At one time, Japan had nearly 5,000 castles but now there are only around 100 left in the country.
Made with stone and more wood than European castles, many were destroyed during the Warring States period, known as the Sengoku period, between 1467 and 1603. Some, due to their important strategic locations, were rebuilt.
Japanese castles went through innovations over the centuries, with many made when firearms were introduced to Japan. While large cannon were expensive and rare, matchlock arquebuses were more common. Castles developed more man-made, rather than natural, fortifications by building upon large stone foundations with wooden fortifications above.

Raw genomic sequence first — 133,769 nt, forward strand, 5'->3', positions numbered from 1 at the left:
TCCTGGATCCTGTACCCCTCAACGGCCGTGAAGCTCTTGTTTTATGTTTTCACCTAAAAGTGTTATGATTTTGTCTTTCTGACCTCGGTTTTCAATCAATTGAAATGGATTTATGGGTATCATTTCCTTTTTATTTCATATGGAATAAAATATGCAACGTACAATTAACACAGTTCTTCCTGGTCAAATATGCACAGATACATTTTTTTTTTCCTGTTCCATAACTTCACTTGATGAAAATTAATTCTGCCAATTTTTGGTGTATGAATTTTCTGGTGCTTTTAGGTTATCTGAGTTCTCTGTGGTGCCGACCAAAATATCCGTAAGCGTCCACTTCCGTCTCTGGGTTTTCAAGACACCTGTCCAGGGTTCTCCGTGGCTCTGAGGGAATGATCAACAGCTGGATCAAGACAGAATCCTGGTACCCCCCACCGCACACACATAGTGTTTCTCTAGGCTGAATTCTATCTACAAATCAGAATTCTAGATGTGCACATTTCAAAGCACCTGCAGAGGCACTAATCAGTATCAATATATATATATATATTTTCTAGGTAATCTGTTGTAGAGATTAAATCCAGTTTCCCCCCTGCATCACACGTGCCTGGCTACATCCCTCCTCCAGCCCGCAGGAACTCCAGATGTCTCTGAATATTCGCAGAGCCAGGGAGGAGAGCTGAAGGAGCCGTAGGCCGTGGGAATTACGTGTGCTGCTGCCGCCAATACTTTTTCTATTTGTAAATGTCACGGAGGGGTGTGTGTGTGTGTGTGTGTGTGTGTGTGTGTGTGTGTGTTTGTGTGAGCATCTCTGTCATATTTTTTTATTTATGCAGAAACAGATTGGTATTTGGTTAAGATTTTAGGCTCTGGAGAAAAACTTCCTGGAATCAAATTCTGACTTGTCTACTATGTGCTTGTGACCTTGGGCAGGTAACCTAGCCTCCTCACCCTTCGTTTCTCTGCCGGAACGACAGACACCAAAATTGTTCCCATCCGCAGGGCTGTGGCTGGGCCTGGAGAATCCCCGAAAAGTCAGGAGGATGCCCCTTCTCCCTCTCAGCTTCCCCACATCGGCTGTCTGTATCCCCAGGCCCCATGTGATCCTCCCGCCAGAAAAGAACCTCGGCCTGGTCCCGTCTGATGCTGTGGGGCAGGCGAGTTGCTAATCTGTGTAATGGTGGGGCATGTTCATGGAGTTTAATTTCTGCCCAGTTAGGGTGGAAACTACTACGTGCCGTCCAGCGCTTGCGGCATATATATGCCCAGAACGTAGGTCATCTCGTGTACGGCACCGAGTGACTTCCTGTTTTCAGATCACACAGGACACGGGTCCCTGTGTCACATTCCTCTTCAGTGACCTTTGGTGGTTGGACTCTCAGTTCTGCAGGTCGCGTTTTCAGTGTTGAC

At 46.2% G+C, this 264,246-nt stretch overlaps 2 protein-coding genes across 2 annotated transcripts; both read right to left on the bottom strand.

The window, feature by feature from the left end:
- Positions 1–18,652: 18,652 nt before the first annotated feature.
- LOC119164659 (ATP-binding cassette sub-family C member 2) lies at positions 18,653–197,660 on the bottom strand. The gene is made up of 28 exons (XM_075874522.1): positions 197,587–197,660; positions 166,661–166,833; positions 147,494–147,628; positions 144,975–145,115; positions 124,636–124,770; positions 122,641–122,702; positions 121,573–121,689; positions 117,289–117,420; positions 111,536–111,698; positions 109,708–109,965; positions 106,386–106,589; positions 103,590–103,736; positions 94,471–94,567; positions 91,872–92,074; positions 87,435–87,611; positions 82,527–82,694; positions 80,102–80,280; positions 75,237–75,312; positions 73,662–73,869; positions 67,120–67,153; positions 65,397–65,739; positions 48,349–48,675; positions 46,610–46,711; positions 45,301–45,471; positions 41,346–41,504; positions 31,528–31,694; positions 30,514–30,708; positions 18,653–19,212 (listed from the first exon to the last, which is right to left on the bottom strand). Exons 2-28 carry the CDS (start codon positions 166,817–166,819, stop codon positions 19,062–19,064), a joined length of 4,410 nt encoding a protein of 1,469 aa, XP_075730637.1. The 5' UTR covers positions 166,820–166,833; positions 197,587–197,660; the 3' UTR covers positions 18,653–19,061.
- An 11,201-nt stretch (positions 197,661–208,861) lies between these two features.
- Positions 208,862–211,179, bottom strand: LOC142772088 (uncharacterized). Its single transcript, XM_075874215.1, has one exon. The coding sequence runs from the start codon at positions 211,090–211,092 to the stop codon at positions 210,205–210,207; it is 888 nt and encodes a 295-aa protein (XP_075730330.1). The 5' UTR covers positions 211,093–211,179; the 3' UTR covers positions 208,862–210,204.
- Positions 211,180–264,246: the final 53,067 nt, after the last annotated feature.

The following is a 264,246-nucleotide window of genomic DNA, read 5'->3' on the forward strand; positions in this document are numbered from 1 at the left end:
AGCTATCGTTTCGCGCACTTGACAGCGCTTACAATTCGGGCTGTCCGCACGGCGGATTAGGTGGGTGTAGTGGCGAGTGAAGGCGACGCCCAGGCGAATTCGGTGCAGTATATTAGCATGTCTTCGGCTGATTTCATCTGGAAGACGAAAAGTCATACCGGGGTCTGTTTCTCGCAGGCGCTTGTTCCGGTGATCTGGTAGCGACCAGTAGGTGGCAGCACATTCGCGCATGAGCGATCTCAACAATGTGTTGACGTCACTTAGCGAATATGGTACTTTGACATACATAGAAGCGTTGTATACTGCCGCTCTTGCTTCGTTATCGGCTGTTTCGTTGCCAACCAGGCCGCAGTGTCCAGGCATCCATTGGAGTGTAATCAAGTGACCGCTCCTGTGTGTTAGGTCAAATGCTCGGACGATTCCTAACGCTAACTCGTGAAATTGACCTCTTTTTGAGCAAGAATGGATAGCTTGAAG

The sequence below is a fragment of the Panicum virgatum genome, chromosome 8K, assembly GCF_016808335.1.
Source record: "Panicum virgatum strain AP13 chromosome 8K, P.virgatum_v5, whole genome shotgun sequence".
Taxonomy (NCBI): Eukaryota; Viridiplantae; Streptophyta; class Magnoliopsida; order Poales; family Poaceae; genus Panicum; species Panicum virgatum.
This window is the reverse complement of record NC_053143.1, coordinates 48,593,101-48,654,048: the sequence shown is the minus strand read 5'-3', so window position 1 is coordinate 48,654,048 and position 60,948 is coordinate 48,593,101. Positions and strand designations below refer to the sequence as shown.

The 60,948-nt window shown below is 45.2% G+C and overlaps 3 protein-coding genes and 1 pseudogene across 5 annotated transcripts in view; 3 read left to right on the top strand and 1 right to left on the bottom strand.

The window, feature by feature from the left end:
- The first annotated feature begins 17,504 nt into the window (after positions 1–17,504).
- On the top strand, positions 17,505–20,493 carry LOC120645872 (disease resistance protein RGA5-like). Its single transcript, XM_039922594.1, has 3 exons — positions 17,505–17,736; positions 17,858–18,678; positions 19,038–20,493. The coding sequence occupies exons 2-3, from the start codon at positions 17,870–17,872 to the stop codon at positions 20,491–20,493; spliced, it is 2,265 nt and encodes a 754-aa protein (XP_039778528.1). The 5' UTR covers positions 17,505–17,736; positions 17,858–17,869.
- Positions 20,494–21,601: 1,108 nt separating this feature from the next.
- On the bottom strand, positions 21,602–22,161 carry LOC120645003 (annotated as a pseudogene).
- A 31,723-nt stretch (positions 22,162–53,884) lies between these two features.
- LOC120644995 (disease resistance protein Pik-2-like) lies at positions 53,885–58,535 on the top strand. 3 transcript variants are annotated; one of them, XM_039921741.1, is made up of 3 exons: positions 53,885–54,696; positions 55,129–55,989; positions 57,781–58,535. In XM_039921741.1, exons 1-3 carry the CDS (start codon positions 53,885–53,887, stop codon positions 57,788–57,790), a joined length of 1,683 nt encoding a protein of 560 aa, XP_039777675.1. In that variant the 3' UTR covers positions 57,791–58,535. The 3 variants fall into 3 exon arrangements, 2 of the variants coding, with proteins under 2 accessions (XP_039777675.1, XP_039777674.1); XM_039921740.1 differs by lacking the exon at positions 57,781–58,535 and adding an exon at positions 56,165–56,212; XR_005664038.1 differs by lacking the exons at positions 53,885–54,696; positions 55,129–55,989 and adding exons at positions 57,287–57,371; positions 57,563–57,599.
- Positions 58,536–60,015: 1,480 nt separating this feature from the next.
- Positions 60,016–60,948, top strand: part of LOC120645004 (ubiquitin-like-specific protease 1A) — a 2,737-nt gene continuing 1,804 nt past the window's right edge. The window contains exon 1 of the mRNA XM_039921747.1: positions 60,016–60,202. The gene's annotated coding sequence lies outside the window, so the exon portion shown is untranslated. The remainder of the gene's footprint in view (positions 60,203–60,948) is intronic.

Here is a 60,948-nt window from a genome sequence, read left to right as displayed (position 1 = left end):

These castles were focused on ranged attacks with matchlock guns. Additionally, the layout of the castle became more complex, creating a series of baileys and courtyards that allowed defenders to attack and defeat those who breached the walls.